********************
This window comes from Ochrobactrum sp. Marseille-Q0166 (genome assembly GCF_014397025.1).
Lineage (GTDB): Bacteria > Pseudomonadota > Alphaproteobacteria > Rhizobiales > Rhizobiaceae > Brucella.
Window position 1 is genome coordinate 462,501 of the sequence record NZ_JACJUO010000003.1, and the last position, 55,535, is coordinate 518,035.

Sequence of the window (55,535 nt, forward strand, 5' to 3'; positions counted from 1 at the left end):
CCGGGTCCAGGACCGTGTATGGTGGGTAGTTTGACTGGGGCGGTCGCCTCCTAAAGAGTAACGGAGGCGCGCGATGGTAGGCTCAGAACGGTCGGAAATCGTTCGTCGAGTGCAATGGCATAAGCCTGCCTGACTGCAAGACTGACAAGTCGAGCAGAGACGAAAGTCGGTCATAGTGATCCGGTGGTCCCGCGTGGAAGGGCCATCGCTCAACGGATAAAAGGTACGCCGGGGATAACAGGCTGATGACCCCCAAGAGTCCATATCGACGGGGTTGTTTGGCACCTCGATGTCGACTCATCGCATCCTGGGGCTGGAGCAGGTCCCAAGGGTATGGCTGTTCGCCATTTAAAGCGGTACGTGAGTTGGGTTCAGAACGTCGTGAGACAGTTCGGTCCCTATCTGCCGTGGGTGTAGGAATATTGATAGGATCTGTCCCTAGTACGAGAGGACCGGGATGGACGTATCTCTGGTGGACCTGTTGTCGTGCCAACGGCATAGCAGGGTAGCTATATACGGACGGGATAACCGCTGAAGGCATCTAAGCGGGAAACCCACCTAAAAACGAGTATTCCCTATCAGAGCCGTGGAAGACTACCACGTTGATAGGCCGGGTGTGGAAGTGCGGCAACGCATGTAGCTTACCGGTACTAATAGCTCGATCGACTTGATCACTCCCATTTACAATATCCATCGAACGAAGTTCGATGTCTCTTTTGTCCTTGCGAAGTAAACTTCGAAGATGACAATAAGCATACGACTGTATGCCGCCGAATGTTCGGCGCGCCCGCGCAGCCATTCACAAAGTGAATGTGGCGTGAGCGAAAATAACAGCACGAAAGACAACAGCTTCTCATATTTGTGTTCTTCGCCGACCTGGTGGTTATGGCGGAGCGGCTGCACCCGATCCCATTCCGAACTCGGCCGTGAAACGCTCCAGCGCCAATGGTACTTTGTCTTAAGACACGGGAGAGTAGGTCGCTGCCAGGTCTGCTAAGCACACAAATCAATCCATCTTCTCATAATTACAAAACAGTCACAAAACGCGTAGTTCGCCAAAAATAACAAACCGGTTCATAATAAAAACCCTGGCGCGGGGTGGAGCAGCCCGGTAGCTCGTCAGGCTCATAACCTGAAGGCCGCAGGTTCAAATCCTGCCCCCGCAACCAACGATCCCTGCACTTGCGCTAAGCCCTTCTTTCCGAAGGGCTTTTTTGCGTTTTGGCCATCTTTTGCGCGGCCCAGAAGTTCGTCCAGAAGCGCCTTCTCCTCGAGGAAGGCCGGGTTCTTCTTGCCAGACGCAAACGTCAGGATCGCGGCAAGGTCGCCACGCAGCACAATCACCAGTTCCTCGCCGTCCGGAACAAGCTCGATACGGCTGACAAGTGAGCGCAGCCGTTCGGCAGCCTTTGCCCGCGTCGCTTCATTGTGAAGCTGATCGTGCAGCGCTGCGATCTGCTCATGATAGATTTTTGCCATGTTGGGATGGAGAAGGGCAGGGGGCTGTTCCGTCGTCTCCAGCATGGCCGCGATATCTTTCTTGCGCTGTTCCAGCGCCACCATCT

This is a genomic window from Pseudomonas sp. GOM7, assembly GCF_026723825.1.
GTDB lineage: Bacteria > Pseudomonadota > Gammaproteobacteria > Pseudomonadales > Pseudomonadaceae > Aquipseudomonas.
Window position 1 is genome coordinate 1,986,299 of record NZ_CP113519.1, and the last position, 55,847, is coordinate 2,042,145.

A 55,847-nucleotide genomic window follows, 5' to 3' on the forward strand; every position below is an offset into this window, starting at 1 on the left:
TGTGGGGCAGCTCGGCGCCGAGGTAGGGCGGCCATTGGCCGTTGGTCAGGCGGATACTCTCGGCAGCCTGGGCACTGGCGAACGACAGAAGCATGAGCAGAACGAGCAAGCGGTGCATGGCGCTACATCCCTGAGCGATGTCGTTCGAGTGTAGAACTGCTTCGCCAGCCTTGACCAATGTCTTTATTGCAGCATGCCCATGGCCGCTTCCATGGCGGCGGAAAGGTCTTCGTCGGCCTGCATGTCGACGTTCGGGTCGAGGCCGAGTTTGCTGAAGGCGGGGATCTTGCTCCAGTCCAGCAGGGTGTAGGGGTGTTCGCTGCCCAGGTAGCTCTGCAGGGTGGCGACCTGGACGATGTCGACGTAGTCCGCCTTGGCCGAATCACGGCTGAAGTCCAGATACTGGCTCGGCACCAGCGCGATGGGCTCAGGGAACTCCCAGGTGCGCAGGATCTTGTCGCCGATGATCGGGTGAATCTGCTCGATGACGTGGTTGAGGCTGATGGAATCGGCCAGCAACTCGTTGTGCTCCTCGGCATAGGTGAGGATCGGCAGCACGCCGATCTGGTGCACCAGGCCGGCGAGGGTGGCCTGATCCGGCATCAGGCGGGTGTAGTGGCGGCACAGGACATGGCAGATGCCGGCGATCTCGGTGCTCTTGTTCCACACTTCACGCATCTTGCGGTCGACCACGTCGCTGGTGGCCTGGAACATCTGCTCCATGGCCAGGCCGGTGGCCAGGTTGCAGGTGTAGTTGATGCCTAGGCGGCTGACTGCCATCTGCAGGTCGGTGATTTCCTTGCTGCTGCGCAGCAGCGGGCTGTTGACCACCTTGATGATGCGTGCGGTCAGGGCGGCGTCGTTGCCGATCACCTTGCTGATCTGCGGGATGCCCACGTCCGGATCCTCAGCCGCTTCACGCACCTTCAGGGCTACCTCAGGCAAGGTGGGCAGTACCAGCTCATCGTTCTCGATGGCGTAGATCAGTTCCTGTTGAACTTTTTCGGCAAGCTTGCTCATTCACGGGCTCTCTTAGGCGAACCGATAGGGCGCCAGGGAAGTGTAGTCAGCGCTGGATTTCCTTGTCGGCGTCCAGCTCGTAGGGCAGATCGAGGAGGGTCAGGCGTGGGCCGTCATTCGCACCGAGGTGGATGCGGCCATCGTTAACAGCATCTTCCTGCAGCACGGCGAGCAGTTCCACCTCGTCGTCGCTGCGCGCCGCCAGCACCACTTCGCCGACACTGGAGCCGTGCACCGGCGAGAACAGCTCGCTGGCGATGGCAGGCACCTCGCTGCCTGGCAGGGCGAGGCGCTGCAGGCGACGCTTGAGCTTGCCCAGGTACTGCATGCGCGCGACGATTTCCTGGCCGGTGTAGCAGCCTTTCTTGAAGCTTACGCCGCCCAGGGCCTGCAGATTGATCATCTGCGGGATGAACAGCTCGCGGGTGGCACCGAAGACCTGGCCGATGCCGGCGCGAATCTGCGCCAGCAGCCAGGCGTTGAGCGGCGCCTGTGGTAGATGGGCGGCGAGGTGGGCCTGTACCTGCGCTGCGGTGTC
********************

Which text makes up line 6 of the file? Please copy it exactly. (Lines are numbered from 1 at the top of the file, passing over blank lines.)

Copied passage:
This is a genomic window from Pseudomonas sp. GOM7, assembly GCF_026723825.1.